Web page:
'Milk of the Poppy' was exhibited at Block Projects, Melbourne, Australia in 2011.
Their first collaborative outing, at Block Projects in 2010, inspired shudders of awe, repulsion, delight and argument. It was raw and visceral and unlike anything seen before. Robert Doble, a painter, and Simon Strong, a photographer, had joined forces in a bizarre amalgam that was at once beautiful and surreal.
Inspired in part by the death of a close friend via a brain tumour, the exhibition contrasted the beauty of the human form with strange deformities and outgrowths. Their human forms, at least what once can see of them, were essentially perfect. Their globular, perhaps carcinogenic, outgrowths were contrasted with the ideal female breast, their dripping, corpuscular ectoplasm embracing the hour-glass figures of their models like an alien succubus love. Writing in The Age, Dan Rule waxed lyrical, describing the works as “a paen to the mystique and poetry of human form.”
While retaining a tight and beautiful aesthetic, the new work takes on a more hallucinogenic glow, the suggestion of an internal, rather than external, transmogrification. Rather than the body being physically assailed, the figures here appear to be in a form of rapture, seduced by a drug-induced morphine type of ecstasy, the figures undergoing a form of psychedelic metamorphosis, perhaps the outcome of a hearty dose of lysergic acid or perhaps a more sublime spiritual revelation. The Rapture?
While in the previous body of work the deformations and singularities appeared to be external, the ectoplasmic forms here practically whoosh from the body(s) in an almost orgasmic rush. I have not personally experienced morphine or heroin, but I have witnessed the strange, faraway look in the eyes of cancer patients as they self-medicate in moments of pain, a tremulous grin replacing a grimace, a far-away gaze into a world of momentary pleasure. I have however, many years ago, dabbled with LSD, a strange side-effect being, as my girlfriend of the time would happily attest, was being sexually insatiable. What she was unaware of at the time was the grotesque morphings that she was going through via my drug-addled mind. She, like Doble/Strong’s models, was adorned with a beautiful body, and yet that body morphed and shifted, at one moment insectoid, at another vanishing in a wonderful wisp of coloured smoke, almost exactly what these images portray.
And there is, clearly, an electric sense of sensuality and sexuality at play here, a distinct aura of the calefacient. There is an obsession with the body, both male and female, the men powerfully endowed, the breasts of the women proud, the gargantuan vagina arguably either diseased or aroused in some alien form.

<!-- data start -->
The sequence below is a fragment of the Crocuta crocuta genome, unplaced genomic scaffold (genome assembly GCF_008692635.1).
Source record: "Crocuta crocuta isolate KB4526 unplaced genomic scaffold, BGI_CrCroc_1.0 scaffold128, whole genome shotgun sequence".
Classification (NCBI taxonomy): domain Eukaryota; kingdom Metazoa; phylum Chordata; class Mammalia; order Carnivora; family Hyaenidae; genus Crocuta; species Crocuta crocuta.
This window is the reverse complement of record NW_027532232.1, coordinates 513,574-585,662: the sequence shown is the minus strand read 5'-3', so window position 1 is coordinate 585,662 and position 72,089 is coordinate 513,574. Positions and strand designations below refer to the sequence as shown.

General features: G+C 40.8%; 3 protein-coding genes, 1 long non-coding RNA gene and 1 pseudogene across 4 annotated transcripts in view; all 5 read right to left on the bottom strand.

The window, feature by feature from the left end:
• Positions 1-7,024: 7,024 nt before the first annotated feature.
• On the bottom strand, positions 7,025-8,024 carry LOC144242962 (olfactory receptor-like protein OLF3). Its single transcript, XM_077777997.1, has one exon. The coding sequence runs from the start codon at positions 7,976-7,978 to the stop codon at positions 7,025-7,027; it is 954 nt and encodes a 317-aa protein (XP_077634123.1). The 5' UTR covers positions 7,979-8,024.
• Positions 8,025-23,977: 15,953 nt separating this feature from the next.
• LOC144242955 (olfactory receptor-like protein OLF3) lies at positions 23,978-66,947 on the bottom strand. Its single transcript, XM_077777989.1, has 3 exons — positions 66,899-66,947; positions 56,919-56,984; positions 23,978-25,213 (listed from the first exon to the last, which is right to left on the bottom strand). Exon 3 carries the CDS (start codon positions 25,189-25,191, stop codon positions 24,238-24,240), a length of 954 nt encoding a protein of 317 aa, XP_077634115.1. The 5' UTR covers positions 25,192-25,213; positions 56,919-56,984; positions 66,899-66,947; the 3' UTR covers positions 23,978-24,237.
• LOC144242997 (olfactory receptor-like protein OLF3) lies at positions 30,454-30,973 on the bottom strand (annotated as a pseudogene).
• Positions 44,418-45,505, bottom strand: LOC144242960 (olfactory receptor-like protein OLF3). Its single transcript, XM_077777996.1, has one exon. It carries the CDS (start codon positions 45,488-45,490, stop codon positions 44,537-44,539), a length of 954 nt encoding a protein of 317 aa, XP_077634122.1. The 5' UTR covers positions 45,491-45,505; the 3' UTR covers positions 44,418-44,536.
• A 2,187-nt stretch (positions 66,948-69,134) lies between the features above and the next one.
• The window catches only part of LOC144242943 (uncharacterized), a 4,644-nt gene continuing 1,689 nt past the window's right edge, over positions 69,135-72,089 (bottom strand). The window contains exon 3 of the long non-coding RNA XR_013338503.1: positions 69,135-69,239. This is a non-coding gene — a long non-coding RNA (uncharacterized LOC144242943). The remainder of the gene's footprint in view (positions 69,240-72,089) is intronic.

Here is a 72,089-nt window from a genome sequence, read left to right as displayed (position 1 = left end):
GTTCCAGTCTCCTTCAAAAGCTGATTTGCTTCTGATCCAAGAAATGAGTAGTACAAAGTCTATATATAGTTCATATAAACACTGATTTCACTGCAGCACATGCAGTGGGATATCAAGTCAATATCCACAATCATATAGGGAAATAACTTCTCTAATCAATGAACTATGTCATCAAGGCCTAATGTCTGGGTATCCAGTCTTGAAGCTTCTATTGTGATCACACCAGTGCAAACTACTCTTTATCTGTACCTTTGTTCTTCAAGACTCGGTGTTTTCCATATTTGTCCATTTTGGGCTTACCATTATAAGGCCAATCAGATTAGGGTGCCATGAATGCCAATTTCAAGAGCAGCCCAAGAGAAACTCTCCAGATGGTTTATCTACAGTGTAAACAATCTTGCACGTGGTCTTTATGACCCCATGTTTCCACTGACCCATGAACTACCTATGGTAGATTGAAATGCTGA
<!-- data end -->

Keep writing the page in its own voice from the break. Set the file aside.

There is a long and proud history of halluciongenia – a genus of hallucination – in the arts which includes the surrealists – both literary and artistic – from Á Rebours(Against Nature) by J.K. Huysmans, to the bizarre photographs of Hans Bellmer, to the talking assholes of William S. Burroughs writings, captured so brilliantly by filmmaker David Cronenberg in his adaption of Burrough’sNaked Lunch. All of which encompass the physical alongside the delusional.
Doble and Strong take their research very seriously indeed. Their recent collaborations are littered with scientific and medical jargon. In the midst of writing this piece, Doble e-mailed me an astonishingly terrifying image. The e-mail was titled “the future of mankind” and depicted the milking of the horseshoe crab – the exoskeleton of which resembles a crude Virtual Reality helmet or medieval torture device. Doble commented “can you imagine humans bound by leather straps and being used in this way?!”
But such are the arcane explorations that these works have led the two artists to. The horseshoe crab does in fact carry an obscure medical application used today. But there is something consummately terrifying by the artists’ extension of applying this process to a human skull, an imagineatorium that would have delighted Burroughs and left the rest of the human race bewildered.
Indeed, somewhat like these works themselves, where beauty meets the abstract in the extreme. Whether hetero, or homo, sexual, one, unless dead, will find visual pleasure here. But it is pleasure born at a cost, an element of inevitable post-orgasmic melancholy, a desire for the rapture of flesh but a questioning of the reality of that sensation, of what is real and what is not. The milking of the poppy, whether it be floral or penile, leads to a sinuous eruption and a sense of ecstasy… or delusion.
Dr Ashley Crawford